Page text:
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Senior Correspondent

What does an employer want to hear when they ask “tell me about yourself” at the beginning of an interview?  For many people, the thought of trying to figure out the correct response sends cold shivers down their spines. They think, say the wrong thing and the interview is over before it has really begun.

I equate “tell me about yourself” to the opening gambit in a chess game. A gambit (from ancient Italian gambetto, meaning "to trip") is a chess opening in which a player sacrifices material, usually a pawn, with the hope of achieving a resulting advantageous position. The Oxford English dictionary defines opening gambit as an introductory remark or stratagem especially one designed to secure one’s own position. Instead of quaking when asked, I encourage my clients to think of this as an advantage that the interviewer has given you at the beginning of the “interview game”.

Here is one way to think about your response. When you wrote your resume you started with the present and worked backwards in reverse chronological order to your earlier positions. However, when you respond to “tell me about yourself” you want to give a very brief description of your past work history and education, if it is relevant to the position, and the skills you acquired. Next, you want to talk about your most recent experience. Finish with why you know (notice I didn’t say “feel”) you are a good candidate for the position with the company. Of course, you must practice this opening before the interview because your answer must be succinct and to the point to keep the interviewer’s interest. At this stage, beware of information overload. You will have time as the interview progresses to fill in any gaps.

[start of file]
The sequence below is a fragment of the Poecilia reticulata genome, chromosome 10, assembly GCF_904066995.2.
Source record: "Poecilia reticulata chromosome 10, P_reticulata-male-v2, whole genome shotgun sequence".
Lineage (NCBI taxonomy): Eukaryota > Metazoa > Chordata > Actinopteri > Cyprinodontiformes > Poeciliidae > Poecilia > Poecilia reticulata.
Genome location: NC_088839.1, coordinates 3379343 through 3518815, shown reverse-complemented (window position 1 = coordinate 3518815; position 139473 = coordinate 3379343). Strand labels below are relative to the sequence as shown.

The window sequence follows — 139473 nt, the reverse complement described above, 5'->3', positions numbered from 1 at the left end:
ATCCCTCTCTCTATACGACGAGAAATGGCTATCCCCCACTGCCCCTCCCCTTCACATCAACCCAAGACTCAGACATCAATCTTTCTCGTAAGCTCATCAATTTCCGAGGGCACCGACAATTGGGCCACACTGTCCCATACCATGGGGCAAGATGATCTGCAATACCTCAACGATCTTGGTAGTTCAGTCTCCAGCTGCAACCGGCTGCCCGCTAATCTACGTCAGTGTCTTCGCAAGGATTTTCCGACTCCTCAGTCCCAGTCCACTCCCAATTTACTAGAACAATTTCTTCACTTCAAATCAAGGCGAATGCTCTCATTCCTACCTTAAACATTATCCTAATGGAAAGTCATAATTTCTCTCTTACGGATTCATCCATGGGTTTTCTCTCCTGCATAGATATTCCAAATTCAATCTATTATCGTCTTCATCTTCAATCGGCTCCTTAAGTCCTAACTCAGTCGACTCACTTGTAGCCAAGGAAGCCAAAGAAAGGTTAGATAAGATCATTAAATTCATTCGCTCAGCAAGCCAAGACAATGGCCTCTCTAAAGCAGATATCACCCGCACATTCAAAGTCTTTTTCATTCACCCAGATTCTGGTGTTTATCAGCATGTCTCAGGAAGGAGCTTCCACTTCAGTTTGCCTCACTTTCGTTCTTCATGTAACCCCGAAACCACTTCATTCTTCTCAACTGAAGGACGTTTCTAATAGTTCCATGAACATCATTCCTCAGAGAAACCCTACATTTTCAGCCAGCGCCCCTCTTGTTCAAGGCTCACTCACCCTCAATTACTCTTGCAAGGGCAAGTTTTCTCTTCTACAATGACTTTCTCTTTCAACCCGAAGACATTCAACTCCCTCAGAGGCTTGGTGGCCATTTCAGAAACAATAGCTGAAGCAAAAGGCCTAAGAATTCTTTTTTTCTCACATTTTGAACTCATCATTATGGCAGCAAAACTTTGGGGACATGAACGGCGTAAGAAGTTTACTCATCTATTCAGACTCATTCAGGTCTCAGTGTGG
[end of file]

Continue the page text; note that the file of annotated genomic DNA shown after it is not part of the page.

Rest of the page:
It is okay to tell a story. The hiring manager has already seen your resume so you don’t need to describe in detail what he/she has already read. Pamela Skillings, an adjunct professor at New York University and an instructor at the American Management Association suggests,” Don’t waste the opportunity by simply diving into a long recitation of your resume. This also isn’t the time to mention that you love flamenco dancing and bingo (yes, I have seen candidates ramble on about hobbies and personal preferences many times and it’s a surefire way to make a weak first impression). Instead, try a concise, enthusiastic response that summarizes your big-picture fit for the job. This is a good opportunity to share some information about your proudest achievements and goals.” 

Another technique you can use is to end your answer with a question.  Asking a question stops this from being a one-sided recitation.  A good interview is a dialogue, not a monologue. After you’ve given what you deem to be a sufficiently detailed reply, pause and ask “Would you like me to elaborate on anything from my previous experience?”   Since this could be answered with a simple “no” you can also rephrase the question to a more open-ended “Which of my previous experiences would you like me to elaborate on?” And, if you are feeling brave and have done your homework, you can put on your consultant’s hat and ask a question that demonstrates that your research has identified a potential problem to be solved or challenge to be met at the company and that you are there to be part of the solution.

Organize your thoughts. Prepare in advance. Enjoy the chance to put your best foot forward. Remember that “tell me about yourself” gives you the perfect opening to start demonstrating that you can add value to an organization.

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